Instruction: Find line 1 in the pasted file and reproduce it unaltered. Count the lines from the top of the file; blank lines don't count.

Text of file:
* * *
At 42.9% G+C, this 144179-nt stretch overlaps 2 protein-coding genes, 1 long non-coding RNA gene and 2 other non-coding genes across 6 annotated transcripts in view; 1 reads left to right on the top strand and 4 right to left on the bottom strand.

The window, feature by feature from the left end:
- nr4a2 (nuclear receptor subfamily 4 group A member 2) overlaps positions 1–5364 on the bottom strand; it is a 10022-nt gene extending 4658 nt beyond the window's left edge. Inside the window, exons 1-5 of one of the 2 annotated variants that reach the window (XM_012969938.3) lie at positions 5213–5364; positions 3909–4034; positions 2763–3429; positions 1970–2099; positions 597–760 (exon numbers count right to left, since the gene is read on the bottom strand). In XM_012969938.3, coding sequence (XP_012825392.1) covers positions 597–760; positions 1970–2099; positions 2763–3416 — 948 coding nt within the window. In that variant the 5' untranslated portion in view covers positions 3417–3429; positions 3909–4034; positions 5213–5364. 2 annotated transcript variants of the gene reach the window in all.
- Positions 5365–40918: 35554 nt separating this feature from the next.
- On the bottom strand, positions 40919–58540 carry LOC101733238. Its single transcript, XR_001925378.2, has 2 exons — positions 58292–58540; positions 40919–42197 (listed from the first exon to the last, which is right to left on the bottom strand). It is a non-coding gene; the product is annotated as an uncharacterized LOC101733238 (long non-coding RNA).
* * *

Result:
At 42.9% G+C, this 144179-nt stretch overlaps 2 protein-coding genes, 1 long non-coding RNA gene and 2 other non-coding genes across 6 annotated transcripts in view; 1 reads left to right on the top strand and 4 right to left on the bottom strand.